top of page

Welcome to Crime and Justice News

Minn. County Will Pay $12.2M To Ex-Jail Inmate Over Lack Of Treatment

A Minnesota county will pay a $12.2 million settlement to a man who was jailed on suspicion of drunken driving but ended up losing both his hands and suffering a heart attack, a stroke and skin lesions all over his body, allegedly due to the inaction of officials in the county jail. Terrance Winborn spent about four months in hospitals, including two months on a ventilator, because Scott County jail officials failed during the 39 hours he was incarcerated to ensure he got the prompt treatment he needed, his lawyers said. It’s a case that highlights the vulnerability of prisoners who are dependent on authorities for medical care, reports the Associated Press.

The attorneys said the settlement will cover more than $2 million in medical bills Winborn has already incurred as well as millions he’ll need for ongoing care. The county’s insurance plan will cover the settlement. “That deliberate indifference allowed a bacterial infection to run rampant within his body, leading to a heart attack ... and a host of other devastating and permanent injuries,” said attorney Katie Bennett. Winborn’s attorneys played a video showing his difficulties in adapting to life without hands, including feeding himself. He said he eats two meals a day because three takes too much work. Winborn was arrested in the Minneapolis suburb of Shakopee on Aug. 27, 2020. His blood alcohol content measured 0.13% at the jail. He was unable to stand up that morning when a jail nurse came by for a COVID-19 check. She noted that his right hand was “extremely swollen,” and that he had trouble answering questions. By the time a corrections officer drove Winborn to a hospital on Aug. 28, his condition was worse. Eventually, doctors amputated his hand and part of his forearm after necrotizing fasciitis set in, a condition popularly known as flesh-eating bacteria. The rare condition, in which marauding bacteria run rampant through tissue, may result in amputations to save the patient’s life.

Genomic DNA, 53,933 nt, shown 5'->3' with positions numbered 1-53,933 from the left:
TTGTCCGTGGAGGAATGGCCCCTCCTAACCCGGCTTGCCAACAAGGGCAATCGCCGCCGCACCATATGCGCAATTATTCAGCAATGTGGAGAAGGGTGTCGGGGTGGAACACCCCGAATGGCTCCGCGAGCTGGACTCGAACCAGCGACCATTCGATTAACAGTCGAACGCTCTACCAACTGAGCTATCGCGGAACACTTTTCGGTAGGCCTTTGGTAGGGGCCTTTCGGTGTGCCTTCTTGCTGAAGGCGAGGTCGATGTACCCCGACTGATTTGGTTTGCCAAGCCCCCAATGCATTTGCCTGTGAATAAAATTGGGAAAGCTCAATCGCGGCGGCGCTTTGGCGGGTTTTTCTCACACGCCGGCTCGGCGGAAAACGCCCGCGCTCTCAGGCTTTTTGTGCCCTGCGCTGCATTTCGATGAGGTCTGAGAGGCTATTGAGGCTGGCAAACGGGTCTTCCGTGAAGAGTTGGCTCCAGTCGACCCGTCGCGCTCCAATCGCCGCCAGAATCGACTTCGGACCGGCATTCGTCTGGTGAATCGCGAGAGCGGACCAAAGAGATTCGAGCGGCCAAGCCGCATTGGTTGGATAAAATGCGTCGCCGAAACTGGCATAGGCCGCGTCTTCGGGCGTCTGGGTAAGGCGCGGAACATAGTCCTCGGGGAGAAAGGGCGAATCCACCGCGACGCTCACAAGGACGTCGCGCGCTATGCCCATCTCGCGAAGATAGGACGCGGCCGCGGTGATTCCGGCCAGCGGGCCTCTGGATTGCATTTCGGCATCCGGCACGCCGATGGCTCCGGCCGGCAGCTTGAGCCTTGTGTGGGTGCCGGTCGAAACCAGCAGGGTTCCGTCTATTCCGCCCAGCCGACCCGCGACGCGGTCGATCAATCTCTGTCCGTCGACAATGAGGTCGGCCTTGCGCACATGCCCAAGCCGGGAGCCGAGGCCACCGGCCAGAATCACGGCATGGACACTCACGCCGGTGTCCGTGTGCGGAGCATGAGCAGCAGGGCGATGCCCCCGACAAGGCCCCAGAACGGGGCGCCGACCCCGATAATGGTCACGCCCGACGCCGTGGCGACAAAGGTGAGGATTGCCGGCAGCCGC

Recent Posts

See All

U.S. Says Cyberattacks On Water Utilities Are Increasing

Cyberattacks against water utilities are becoming more frequent and severe, the Environmental Protection Agency warned Monday as it issued an enforcement alert urging water systems to take immediate a


A daily report co-sponsored by Arizona State University, Criminal Justice Journalists, and the National Criminal Justice Association

bottom of page